“Fritz, if you want to go on living, you have to forget your father.”
This true story of a family split apart. Their family lived in Austria when Nazi Germany took it over and their world turned dark very quickly: friends turned cruel, parents lost jobs, and the kids were ineligible to attend school.
“The only nice things were very small- things that were everyday in normal life, like a loaf of bread, or a pair of socks without holes in them, or being smiled at.” This Holocaust account is retold through alternating viewpoints- one by Kurt, who at eight years old became a refugee in American among strangers who didn’t speak his language while Fritz, the older brother, went to Buchenwald concentration camp and later Auschwitz.
Kurt’s chapters tell of his acclimation to America and his frustrations with America’s refugee policies, which denied his sister’s application. The chapter’s focusing on Fritz are a witness to the tragedies of the camp as rumors spread of mass executions makes its way through the prisoners who were completely cut off from the rest of the world as Fritz desperately tries to stay connected to his father. The two voices move the book along and also remind young readers that while bad things were happening, somewhere in the world kids still went fishing.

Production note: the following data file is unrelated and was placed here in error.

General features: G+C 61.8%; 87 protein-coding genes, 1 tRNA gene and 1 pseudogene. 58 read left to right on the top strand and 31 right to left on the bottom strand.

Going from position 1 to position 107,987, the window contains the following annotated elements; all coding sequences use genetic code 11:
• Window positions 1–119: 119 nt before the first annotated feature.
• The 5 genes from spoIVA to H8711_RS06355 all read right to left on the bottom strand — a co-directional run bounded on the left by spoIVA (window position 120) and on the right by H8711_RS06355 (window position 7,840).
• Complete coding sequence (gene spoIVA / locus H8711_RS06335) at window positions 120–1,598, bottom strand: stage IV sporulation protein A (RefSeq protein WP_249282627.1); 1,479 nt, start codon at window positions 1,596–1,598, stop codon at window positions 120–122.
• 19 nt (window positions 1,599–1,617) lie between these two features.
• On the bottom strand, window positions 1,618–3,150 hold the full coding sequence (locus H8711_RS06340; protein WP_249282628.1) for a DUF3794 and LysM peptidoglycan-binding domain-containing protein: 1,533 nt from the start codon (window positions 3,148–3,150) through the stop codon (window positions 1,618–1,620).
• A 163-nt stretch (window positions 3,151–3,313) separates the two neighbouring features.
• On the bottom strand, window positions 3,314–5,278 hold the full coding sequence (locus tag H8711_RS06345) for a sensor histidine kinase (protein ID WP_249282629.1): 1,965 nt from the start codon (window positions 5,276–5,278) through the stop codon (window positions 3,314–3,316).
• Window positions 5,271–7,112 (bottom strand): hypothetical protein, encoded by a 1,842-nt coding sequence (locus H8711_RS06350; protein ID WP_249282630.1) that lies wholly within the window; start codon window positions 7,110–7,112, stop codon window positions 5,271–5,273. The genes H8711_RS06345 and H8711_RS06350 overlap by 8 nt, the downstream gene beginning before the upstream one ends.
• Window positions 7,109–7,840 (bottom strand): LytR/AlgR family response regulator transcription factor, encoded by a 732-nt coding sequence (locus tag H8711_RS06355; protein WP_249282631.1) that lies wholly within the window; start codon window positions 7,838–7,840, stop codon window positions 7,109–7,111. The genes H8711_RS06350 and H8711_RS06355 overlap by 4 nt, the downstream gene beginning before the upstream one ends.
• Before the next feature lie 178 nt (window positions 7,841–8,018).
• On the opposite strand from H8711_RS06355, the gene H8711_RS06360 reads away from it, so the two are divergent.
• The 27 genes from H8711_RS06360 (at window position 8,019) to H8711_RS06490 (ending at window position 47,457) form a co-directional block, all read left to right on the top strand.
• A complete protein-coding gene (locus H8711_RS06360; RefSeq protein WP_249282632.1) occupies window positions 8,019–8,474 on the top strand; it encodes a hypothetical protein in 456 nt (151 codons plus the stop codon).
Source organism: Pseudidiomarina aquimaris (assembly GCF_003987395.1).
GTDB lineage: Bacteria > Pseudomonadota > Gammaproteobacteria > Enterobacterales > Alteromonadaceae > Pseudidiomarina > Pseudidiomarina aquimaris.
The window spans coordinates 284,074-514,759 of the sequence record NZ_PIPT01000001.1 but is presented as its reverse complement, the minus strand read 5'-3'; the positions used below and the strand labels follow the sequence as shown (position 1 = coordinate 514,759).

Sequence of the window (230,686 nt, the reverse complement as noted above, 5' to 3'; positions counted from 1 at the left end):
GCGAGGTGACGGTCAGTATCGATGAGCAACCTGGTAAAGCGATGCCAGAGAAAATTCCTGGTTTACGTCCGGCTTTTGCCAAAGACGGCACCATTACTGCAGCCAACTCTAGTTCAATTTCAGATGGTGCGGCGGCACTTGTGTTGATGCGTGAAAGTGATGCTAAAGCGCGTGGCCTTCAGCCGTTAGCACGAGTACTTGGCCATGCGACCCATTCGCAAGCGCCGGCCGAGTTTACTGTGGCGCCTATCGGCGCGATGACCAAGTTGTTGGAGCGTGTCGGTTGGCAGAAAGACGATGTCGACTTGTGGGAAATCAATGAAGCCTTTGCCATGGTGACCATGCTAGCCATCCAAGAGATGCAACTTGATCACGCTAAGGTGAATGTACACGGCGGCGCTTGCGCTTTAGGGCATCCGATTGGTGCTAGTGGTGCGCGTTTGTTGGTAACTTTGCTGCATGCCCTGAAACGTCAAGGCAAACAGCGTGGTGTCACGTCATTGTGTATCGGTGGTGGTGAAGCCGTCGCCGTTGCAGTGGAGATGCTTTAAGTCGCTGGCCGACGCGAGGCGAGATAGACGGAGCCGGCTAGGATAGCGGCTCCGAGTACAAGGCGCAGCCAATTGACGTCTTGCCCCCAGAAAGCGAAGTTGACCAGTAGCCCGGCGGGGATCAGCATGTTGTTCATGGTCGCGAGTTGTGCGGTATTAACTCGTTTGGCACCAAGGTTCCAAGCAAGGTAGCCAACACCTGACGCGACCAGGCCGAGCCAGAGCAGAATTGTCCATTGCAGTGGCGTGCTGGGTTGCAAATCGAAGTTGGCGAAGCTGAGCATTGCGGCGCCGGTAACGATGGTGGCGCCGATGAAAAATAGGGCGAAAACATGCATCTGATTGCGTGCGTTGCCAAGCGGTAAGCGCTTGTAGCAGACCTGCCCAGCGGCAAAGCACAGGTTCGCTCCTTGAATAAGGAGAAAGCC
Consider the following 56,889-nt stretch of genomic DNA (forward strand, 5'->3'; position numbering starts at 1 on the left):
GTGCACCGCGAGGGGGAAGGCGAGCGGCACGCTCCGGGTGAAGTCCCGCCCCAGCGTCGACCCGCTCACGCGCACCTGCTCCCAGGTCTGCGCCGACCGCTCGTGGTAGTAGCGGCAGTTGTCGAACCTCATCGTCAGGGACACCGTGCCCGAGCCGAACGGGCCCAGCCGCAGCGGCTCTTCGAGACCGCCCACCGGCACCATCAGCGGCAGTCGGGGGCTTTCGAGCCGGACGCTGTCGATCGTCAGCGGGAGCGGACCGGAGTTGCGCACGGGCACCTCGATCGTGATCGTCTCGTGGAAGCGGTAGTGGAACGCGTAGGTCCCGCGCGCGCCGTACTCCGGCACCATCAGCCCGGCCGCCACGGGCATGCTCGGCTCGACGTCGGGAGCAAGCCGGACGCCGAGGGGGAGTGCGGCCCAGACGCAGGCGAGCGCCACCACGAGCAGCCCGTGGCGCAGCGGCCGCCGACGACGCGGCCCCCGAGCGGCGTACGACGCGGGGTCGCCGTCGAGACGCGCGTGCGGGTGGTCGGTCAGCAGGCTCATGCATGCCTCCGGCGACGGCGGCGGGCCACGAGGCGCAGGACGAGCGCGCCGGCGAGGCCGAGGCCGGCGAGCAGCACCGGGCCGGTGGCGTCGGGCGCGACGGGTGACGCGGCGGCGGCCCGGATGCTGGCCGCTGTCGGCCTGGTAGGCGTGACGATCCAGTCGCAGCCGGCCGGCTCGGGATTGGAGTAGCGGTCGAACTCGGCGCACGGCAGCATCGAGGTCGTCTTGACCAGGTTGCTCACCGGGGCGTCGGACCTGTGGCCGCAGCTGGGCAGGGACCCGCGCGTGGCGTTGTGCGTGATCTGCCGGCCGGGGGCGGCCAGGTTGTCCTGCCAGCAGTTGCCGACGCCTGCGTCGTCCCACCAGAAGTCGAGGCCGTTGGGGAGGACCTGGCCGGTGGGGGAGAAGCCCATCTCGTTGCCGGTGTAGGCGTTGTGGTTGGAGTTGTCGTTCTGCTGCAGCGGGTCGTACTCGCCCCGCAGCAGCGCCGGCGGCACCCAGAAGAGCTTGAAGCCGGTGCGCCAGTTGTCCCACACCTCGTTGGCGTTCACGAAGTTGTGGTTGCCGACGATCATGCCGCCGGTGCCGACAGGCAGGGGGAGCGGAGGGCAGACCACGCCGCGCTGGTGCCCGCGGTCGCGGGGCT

The book might be a tad intimidating in size at first glance for upper elementary students, but about 70 pages is back matter which includes a timeline, author’s note, glossary, and bibliography. That leaves the “story” to be around a for more easily digestible 300 pages. The text does an excellent job in attempting to explain in simple terms policies and practices of countries that seem unexplainable. “The Jews were the Nazis’ scapegoat. The Nazis felt that once the Jews were permanently gone, everything would be good again.” Even the disbelief of “ordinary” German soldiers to the nature of the concentration camps is portrayed though side characters: “Mr. Hitler would never lock up anyone who hasn’t done anything wrong.“
History buffs and non-history buffs will likely find this WWII book well worth a read. (Spoiler alert: for those needing assurance, both brothers survive.) Recommended for tween, teen, and adult readers alike.